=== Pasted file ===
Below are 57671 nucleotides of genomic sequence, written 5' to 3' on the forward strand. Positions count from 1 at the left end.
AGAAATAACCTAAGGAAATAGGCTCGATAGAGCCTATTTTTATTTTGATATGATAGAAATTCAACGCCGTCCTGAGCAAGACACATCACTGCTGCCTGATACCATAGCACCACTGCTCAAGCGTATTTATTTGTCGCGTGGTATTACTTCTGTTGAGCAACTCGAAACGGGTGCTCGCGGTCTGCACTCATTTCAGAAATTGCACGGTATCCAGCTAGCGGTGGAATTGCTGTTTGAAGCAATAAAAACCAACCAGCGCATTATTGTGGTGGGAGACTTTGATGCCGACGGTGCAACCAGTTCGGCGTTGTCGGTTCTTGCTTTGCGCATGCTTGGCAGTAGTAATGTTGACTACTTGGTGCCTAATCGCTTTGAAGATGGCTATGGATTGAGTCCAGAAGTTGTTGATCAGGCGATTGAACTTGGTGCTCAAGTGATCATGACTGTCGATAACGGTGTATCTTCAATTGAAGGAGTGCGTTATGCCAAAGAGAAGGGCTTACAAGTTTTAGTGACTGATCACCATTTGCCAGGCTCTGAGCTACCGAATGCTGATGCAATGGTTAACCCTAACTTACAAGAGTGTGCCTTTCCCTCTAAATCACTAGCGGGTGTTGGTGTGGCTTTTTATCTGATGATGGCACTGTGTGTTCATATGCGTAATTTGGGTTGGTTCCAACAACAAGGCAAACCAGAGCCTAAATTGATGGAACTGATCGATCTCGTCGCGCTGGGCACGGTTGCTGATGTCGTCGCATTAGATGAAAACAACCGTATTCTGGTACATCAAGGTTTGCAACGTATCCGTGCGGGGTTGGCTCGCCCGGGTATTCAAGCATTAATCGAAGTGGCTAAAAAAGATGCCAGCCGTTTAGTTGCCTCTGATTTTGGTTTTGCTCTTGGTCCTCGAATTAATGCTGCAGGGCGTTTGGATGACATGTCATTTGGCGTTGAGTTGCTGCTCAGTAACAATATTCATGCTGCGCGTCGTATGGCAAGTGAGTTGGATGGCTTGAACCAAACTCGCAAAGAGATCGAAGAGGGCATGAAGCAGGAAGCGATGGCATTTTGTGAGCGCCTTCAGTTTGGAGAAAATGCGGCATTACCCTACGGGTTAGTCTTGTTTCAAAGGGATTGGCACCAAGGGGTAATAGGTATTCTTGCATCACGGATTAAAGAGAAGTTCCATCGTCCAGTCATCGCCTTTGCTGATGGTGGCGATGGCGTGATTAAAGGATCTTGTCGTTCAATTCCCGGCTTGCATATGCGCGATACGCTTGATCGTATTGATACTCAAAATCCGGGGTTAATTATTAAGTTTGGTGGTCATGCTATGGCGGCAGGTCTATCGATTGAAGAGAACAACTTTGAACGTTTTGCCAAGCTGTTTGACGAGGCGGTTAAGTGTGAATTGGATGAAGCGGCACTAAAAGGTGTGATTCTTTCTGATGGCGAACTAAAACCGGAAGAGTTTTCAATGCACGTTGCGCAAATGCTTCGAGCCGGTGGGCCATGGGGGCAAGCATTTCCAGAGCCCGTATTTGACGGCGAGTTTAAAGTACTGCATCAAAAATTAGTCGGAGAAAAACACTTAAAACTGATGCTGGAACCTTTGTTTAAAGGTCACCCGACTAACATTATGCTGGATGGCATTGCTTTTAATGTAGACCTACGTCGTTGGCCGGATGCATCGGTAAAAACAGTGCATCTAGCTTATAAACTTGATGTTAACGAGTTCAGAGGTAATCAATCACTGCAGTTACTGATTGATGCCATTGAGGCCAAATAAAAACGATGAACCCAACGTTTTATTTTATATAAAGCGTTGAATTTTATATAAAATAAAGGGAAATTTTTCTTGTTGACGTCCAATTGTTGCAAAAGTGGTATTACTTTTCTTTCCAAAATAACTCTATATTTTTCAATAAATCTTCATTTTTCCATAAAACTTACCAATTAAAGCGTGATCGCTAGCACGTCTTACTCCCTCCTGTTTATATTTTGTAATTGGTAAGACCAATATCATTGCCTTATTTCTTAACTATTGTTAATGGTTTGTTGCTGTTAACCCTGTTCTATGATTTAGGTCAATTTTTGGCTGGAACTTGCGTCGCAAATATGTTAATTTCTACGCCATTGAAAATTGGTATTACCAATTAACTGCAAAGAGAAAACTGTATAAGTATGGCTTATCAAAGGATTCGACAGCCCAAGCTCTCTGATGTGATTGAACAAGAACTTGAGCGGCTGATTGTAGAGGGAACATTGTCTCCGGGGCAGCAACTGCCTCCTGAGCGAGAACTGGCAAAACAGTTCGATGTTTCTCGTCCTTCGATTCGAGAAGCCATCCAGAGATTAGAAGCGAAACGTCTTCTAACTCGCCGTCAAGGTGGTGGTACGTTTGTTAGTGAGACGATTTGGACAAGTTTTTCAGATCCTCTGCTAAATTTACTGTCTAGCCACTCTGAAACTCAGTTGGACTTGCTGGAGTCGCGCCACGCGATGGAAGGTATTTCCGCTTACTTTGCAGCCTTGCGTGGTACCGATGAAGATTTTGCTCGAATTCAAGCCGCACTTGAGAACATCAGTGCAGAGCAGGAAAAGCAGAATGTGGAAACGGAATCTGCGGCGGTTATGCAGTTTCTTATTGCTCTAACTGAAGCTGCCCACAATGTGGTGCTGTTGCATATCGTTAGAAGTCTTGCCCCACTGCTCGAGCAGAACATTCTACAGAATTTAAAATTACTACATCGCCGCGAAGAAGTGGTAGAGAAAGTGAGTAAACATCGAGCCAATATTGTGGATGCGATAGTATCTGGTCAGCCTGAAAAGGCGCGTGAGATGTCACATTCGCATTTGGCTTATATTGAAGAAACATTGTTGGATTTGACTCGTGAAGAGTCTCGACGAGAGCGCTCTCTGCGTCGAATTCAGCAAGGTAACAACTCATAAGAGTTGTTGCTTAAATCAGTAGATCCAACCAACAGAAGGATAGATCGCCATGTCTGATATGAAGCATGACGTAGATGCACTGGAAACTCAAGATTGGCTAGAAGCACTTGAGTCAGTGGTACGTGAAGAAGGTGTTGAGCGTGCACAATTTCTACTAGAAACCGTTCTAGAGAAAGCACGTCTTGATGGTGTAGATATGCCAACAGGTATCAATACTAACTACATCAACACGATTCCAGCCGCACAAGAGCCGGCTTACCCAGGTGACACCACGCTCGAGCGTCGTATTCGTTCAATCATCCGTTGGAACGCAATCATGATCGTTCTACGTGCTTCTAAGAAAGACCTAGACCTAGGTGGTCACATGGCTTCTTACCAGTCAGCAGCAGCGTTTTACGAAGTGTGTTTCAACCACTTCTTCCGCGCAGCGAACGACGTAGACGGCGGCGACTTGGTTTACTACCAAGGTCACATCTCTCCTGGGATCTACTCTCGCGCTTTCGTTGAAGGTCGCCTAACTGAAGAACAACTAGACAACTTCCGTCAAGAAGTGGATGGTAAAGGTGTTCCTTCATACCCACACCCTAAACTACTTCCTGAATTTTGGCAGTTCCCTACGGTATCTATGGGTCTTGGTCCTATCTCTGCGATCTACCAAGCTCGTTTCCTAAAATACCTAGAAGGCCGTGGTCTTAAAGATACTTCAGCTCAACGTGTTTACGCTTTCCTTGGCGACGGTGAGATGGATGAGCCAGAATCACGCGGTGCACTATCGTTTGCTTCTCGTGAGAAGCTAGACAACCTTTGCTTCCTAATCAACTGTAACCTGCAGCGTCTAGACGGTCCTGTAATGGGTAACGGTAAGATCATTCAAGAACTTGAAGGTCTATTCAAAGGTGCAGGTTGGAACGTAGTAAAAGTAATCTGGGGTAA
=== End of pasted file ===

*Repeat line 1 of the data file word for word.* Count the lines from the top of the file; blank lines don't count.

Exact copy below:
Below are 57671 nucleotides of genomic sequence, written 5' to 3' on the forward strand. Positions count from 1 at the left end.